A commission for the Food and Drug Administration voted in favour of forcing manufacturers including Pfizer, Wyeth and GlaxoSmithKline to add the government's toughest warnings, highlighted in a black box, to the drugs' labels indicating that antidepressants caused young people to become suicidal.
The outcome signifies a major setback to manufacturers of this class of drug - the selective serotonin reuptake inhibitors - which include Pfizer's Zoloft (sertraline); Eli Lilly's Prozac (fluoxetine); GSK's Paxil (paroxetine) and Forest Laboratories' Celexa (citalopram). They all work by allowing more of a neurotransmitter called serotonin to remain in the brain. The warnings are likely to affect sales of these drugs which have long been global bestsellers.
The recommendation will be sure to cast doubts over the confidence of antidepressants which have come under recent scrutiny after practices of major pharmaceutical companies hit the headlines on both sides of the Atlantic
Drugmakers came under pressure to disclose tests suggesting a rise in suicidal behavior, which ranged from attempting suicide to telling a doctor of wanting to do so. GSK, Europe's largest drugmaker, in August settled a lawsuit filed by New York Attorney General Eliot Spitzer over the reporting of safety data on the antidepressant Paxil.
Research into a new class of antidepressant or a form of treatment with a novel mechanism of action has not been as productive as hoped since current drugs produced by the larger pharmaceutical companies essentially have a stranglehold on the market. This has made it doubly difficult for new drugs to make an impact.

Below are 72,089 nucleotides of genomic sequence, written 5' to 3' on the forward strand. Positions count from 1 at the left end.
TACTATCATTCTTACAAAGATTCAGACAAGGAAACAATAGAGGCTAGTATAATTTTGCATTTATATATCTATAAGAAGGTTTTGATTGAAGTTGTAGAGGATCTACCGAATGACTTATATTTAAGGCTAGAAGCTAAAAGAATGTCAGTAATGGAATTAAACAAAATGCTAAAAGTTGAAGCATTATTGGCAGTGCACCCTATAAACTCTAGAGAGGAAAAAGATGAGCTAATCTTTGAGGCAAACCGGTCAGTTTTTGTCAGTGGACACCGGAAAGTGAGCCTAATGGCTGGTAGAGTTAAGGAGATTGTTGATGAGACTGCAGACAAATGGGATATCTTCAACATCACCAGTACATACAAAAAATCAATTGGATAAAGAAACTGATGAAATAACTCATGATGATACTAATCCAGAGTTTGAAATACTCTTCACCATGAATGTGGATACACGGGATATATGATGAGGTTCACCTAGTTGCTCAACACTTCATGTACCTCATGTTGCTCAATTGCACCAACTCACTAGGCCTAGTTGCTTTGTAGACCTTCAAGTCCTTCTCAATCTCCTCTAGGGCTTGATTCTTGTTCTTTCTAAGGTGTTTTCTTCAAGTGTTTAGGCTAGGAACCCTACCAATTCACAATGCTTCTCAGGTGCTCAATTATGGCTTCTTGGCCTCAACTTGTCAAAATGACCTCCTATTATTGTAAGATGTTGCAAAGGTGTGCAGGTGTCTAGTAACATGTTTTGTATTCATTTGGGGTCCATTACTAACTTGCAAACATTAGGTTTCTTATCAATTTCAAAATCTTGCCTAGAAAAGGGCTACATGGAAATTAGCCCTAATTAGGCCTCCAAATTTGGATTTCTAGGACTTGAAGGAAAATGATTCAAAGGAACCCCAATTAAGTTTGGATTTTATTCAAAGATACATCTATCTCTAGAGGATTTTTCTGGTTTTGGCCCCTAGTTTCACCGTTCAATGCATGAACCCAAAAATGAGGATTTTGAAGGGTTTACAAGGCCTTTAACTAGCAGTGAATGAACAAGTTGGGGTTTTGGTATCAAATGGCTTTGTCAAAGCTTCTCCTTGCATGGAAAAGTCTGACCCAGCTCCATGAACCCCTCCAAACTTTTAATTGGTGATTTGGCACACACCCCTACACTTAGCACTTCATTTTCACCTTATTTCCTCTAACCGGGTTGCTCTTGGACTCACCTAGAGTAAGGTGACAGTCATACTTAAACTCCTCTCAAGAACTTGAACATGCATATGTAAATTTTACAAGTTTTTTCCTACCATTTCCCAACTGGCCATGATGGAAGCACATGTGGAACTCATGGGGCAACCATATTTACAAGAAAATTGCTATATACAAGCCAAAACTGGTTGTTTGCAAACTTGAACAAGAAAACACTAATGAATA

Better understanding of pathophysiology of depression has lead to several truly novel pipeline concepts. The modification of neuropeptide (substance P, corticotrophin-releasing factor), nicotinic acetylcholine, dopaminergic, glucocorticoid, ä-opioid, cannabinoid and cytokine receptors, gamma-amino butyric acid (GABA) and intracellular messenger systems, transcription, neuroprotective and neurogenic factors, may provide an entirely new set of potential therapeutic targets, giving hope that further major advances might be anticipated in the treatment of depressive disorder soon.
Recently Eli Lily's antidepressant, Cymbalta (duloxetine), which works by inhibiting the reuptake of both serotonin and norepinephrine, was given FDA approval in August of this year. However, convincing physicians that it is an improvement on Wyeth's older drug Effexor (venlafaxine) - which claims a similar dual mechanism of action - may prove challenging. Lilly needs to position duloxetine as an alternative first-line therapy to SSRIs, and Datamonitor forecasts revenues of $2.1 billion by 2011.
Merck's aprepitant is expected to be the first drug from the NK receptor antagonists, a completely new class of antidepressants, to hit the market. Its launch, predicted in 2006, will precipitate an influx of similar compounds to the market, presenting a major threat to the leading position of SSRIs in first-line therapy.
Despite the looming patent expiries of several leading antidepressants by 2008, pharmaceutical companies are finding it increasingly difficult to develop novel compounds to replace these products. New strategies are needed to prevent a decline in the antidepressant market. Companies need to begin focusing on the development of compounds with new modes of action and targeting treatment resistant patients.